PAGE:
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Showing posts with the label colonial Baroque

Historical Churches of Iloilo

The Miag-ao Church is a Unesco World Heritage Site together with three other colonial Baroque churches under the collective title, Baroque Churches of the Philippines. Please follow this link for my article on Miagao Church: 
https://travelswithcharie.blogspot.com/2014/03/miag-ao-church.html

The two belltowers are of unequal height and served as watchtowers following Islamic invasions in 1741 and 1754.
The gold-plated retablo is the original altar used in the late 1700s and was found during excavations in 1982. A fire had ravaged the church in 1910 and it was believed the retablo had been razed as well. 
Guimbal Church is one of the oldest churches in the Philippines. It was built in 1774 and restored twice, once after World War II and after the earthquake of 1948 which also destroyed the Jaro Cathedral.
The Romanesque inspired walls of Guimbal Church have withstood the ravages of time.
The Molo Church is called the "feminist" church for the 16 statues of female saints on each sid…

Santa Monica Parish Church

Church of Pan-ay or Santa Monica Church
The original church in Pan-ay was first established in 1774. A little over a century later, in 1875, a typhoon devastated that structure. It was reconstructed in 1884 and that is the church we see today. It is a fine example of the colonial Baroque style of architecture. Its walls of coral stone are three meters thick (about 9.84 feet). Renovations have been made in recent years to the roof and belfry which have suffered from termites and the ravages of time. Santa Monica Parish Church has been declared a National Historical Landmark by the National Historical Commission of the Philippines.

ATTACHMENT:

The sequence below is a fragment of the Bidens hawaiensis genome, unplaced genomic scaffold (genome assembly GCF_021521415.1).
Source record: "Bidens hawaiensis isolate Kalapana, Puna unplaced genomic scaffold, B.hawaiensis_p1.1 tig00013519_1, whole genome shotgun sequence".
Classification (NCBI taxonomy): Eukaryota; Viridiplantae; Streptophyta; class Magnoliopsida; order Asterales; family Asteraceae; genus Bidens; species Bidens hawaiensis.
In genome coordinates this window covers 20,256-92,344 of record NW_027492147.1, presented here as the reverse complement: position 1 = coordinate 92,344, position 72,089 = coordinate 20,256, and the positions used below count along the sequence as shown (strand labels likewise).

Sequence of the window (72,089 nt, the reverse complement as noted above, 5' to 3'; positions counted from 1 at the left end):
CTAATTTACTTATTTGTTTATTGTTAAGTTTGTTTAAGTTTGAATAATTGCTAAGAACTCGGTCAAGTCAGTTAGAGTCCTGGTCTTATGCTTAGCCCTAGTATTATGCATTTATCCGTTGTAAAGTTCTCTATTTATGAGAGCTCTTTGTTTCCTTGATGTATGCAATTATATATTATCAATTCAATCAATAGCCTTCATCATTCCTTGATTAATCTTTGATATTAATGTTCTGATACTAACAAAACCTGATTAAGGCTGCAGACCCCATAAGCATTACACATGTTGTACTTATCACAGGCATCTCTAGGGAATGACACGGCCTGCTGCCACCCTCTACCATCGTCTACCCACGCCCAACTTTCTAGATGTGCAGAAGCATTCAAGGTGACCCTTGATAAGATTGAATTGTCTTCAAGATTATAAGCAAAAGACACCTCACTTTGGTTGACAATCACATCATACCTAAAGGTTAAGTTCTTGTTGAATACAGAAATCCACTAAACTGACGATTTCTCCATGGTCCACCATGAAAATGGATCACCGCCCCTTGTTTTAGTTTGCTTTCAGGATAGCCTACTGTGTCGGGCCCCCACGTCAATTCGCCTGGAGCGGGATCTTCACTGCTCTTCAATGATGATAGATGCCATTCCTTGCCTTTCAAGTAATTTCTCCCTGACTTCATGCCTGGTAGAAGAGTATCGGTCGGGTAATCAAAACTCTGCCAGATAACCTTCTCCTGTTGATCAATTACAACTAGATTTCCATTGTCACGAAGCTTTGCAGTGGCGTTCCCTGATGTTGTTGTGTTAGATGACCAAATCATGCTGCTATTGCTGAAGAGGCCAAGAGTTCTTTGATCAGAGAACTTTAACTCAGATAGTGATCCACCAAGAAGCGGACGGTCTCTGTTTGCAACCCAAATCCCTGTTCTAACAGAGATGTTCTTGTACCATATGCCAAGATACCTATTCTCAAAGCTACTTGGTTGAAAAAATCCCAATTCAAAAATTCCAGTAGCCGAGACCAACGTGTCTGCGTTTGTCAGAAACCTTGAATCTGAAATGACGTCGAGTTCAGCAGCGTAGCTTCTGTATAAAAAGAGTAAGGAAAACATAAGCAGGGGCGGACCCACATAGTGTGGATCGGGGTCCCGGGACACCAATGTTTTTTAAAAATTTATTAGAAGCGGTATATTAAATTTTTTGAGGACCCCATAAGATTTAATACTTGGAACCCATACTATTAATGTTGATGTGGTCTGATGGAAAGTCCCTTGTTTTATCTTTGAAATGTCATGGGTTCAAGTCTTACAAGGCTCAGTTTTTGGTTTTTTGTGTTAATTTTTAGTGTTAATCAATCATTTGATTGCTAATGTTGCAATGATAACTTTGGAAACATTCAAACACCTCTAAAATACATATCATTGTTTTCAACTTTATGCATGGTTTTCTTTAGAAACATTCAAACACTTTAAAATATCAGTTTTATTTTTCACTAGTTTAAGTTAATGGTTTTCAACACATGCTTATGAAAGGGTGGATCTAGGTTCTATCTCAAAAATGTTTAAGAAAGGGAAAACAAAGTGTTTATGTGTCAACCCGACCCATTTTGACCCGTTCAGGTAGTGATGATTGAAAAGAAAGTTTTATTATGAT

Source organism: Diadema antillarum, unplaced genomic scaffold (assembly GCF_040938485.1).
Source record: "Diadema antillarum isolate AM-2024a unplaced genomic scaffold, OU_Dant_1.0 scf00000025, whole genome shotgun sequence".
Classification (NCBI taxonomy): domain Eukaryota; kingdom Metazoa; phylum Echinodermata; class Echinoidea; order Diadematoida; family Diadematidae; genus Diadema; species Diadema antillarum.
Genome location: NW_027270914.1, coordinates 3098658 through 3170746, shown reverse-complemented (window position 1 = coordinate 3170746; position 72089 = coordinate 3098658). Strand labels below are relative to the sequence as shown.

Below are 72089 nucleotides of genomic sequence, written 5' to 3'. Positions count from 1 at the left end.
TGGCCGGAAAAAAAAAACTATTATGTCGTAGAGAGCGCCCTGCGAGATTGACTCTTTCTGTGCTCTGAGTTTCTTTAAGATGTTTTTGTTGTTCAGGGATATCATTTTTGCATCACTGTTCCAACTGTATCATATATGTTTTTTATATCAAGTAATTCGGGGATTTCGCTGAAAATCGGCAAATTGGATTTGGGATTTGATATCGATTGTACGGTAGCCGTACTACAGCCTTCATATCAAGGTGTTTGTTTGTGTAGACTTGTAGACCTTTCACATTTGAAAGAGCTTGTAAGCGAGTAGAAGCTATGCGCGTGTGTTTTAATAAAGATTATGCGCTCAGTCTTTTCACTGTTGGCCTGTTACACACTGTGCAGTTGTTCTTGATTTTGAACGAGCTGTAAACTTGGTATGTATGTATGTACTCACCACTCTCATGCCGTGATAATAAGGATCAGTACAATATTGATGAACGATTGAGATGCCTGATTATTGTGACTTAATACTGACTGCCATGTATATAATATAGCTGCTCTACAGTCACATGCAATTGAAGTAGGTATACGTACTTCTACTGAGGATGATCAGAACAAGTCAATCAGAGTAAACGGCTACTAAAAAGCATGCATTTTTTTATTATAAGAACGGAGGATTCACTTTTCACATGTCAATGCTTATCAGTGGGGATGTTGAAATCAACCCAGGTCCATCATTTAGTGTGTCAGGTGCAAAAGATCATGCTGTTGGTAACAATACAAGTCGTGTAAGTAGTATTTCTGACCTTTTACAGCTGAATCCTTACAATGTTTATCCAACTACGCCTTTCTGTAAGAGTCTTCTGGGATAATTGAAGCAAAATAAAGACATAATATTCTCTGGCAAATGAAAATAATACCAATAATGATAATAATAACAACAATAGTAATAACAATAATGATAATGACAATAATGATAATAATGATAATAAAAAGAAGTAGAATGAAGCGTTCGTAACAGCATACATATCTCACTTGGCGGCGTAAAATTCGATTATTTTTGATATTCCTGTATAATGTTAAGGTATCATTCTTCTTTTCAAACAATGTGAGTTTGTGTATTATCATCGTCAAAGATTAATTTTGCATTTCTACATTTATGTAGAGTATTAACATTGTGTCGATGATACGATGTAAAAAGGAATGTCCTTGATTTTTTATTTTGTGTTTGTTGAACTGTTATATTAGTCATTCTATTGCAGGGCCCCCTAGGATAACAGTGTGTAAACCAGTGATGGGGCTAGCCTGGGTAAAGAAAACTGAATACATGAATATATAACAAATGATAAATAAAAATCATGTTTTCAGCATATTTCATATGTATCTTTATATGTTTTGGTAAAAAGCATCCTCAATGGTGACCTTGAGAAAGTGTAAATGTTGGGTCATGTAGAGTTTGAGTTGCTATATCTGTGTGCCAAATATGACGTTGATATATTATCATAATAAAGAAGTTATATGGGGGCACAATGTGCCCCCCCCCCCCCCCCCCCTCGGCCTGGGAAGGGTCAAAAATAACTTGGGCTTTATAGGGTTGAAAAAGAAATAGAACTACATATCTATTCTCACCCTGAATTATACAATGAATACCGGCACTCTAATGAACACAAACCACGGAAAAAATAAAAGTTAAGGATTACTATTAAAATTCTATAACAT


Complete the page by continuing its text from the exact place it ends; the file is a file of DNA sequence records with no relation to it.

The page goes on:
Main altar
In the aftermath of typhoon Haiyan/Yolanda in 2013, the church was damaged once again. The patches on the walls that you see in these images are part of the repairs made to make the structure safe and sound.

The floor of the church consists of terra cotta tiles accented by white marble and black slate tiles. The black and white accent on the cente…

Miag-ao Church

It's a 35-minute drive from Iloilo City proper to Miag-ao along well paved roads. We left the city around five in the afternoon and arrived in Miag-ao just after sunset. I've had to filter these photos as it was too dark to get any clear images.
Miag-ao Catholic Church or the Church of Santo Tomas de Villanueva is on the UNESCO World Heritage List. It was completed in 1797 and ravaged during the 1898 Philippine revolution against Spain, during World War II and again during the 1948 earthquake. The walls, the belfries and the facade are all that is left of the original structure.  Miag-ao Church is a fine example of colonial Baroque.

The facade of the Church is of yellow ocher limestone which was quarried from nearby mountains. It is decorated in high relief with a palm tree on the top and center of the triangular frame. St. Christopher with the child Jesus on his shoulder is under the palm tree and they are surrounded by indigenous flora. In the niche below St. Christopher is…